Application of Uncertainty Analysis to Ecological Risk of Pesticides [Pg.38]

One often encounters a distinction between precision and accuracy. Accuracy relates to systematic deviation between parameter estimates and actual parameter values precision relates to the spread in the distribution of estimates. This terminology is not often used explicitly in the estimation theory literature, but the concepts are often implicit. [Pg.38]

MSE reflects a combination of the accuracy and precision of an estimator. A convenient feature is that MSE can be decomposed into parts that correspond to accuracy and precision. [Pg.38]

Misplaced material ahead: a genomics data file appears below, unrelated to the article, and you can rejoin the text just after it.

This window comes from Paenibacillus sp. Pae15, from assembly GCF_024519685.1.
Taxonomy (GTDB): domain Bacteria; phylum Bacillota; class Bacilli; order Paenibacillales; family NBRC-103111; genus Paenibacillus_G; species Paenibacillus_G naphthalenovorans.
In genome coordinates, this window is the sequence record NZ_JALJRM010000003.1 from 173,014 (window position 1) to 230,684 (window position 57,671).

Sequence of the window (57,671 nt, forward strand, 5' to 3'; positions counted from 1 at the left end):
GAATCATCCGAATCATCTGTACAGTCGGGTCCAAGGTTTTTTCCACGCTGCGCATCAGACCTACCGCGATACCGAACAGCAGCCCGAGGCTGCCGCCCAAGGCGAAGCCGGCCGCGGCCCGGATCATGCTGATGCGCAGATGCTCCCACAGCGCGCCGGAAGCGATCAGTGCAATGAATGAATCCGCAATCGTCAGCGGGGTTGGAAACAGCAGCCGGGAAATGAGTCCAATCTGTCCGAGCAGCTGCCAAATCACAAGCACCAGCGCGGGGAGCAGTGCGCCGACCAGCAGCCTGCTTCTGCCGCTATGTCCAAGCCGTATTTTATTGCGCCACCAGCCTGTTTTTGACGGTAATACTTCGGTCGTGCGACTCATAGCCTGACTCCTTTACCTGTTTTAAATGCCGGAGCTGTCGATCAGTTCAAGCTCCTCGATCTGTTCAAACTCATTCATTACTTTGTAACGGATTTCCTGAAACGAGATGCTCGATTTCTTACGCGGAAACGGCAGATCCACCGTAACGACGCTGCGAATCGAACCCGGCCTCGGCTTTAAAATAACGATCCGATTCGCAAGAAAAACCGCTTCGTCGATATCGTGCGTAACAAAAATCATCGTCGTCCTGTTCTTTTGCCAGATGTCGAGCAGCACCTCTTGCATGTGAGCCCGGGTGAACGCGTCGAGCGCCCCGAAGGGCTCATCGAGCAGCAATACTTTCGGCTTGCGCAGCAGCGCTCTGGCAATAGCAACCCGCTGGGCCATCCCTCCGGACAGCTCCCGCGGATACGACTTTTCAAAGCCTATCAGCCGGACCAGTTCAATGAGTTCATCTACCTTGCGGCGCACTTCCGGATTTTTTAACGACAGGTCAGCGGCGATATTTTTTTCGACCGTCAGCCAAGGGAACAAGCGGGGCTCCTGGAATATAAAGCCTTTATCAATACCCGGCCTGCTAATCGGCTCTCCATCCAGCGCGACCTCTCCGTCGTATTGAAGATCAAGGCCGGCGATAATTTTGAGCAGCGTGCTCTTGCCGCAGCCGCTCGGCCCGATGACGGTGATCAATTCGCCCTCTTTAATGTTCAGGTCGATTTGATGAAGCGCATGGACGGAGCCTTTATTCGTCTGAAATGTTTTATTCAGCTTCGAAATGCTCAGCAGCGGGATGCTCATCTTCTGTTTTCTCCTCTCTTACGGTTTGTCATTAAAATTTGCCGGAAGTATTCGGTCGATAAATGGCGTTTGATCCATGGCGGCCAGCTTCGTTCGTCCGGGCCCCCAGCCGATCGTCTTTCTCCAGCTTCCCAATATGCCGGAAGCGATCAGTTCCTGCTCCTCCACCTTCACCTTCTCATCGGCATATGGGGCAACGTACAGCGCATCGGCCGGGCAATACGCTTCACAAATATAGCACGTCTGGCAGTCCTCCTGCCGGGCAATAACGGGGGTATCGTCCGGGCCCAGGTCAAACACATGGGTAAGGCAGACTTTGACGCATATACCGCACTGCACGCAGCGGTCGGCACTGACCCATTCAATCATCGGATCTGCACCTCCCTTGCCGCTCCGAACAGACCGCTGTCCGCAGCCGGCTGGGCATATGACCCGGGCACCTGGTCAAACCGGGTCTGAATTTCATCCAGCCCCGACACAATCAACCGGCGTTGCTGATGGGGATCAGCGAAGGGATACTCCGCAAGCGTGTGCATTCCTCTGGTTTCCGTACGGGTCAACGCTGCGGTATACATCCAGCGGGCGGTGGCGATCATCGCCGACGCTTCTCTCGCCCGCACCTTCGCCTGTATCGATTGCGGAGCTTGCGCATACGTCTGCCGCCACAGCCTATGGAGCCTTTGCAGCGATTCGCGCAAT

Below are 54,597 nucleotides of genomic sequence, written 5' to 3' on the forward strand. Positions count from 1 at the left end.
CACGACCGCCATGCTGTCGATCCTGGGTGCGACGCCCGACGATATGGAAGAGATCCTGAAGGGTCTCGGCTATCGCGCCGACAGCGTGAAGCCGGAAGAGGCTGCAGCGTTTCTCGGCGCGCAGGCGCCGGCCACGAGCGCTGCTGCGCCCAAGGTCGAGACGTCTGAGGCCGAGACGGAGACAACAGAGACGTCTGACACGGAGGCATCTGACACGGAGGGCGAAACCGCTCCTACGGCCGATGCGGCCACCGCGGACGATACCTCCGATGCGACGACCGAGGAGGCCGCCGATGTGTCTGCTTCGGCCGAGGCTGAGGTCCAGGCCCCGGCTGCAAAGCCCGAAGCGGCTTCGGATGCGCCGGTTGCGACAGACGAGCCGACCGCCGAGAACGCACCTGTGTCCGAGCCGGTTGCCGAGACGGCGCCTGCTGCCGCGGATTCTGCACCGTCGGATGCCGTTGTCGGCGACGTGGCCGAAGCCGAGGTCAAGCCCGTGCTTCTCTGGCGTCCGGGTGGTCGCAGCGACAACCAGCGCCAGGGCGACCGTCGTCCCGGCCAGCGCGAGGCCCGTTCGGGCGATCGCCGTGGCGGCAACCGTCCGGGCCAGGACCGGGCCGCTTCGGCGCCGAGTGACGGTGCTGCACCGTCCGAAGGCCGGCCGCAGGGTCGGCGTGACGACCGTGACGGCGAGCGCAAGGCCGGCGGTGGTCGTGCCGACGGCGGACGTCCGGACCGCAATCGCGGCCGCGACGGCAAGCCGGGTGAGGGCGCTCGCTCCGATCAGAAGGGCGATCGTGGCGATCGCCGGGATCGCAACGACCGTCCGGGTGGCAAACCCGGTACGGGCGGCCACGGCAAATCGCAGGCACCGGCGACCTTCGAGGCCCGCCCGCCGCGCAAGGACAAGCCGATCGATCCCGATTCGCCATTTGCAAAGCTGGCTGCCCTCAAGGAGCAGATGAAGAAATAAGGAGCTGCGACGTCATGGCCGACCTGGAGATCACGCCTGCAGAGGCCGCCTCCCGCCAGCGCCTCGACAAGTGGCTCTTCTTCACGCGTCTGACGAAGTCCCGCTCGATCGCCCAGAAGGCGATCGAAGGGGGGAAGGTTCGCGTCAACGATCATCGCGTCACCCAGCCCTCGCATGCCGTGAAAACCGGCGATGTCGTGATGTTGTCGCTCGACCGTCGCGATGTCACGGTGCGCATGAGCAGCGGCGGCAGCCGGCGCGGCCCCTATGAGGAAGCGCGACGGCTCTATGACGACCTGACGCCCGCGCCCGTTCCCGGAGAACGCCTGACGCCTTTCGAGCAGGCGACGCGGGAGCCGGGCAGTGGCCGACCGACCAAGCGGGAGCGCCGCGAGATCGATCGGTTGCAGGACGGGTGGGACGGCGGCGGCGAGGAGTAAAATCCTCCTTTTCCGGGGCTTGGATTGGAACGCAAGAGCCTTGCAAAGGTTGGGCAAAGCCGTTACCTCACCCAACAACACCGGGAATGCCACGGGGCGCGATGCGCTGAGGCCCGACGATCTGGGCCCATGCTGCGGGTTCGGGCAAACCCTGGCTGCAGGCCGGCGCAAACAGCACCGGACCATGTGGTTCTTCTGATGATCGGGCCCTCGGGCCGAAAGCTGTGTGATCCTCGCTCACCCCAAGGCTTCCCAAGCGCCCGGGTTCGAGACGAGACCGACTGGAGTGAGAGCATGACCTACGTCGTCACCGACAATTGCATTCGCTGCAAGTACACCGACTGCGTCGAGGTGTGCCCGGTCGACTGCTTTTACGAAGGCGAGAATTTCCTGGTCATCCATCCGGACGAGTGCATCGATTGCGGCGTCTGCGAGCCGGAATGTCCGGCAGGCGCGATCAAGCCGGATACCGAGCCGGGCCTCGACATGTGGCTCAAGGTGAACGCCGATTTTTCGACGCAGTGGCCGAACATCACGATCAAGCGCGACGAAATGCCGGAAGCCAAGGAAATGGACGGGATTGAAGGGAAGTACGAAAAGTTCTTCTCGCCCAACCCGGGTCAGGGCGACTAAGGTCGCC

In general, bias refers to a tendency for parameter estimates to deviate systematically from the true parameter value, based on some measure of the central tendency of the sampling distribution. In other words, bias is imperfect accuracy. In statistics, what is most often meant is mean-unbiasedness. In this sense, an estimator is unbiased (UB) if the average value of estimates (averaging over the sampling distribution) is equal to the true value of the parameter. For example, the mean value of the sample mean (over the sampling distribution of the sample mean) equals the mean for the population. This chapter adheres to the statistical convention of using the term bias (without qualification) to mean mean-unbiasedness. [Pg.38]

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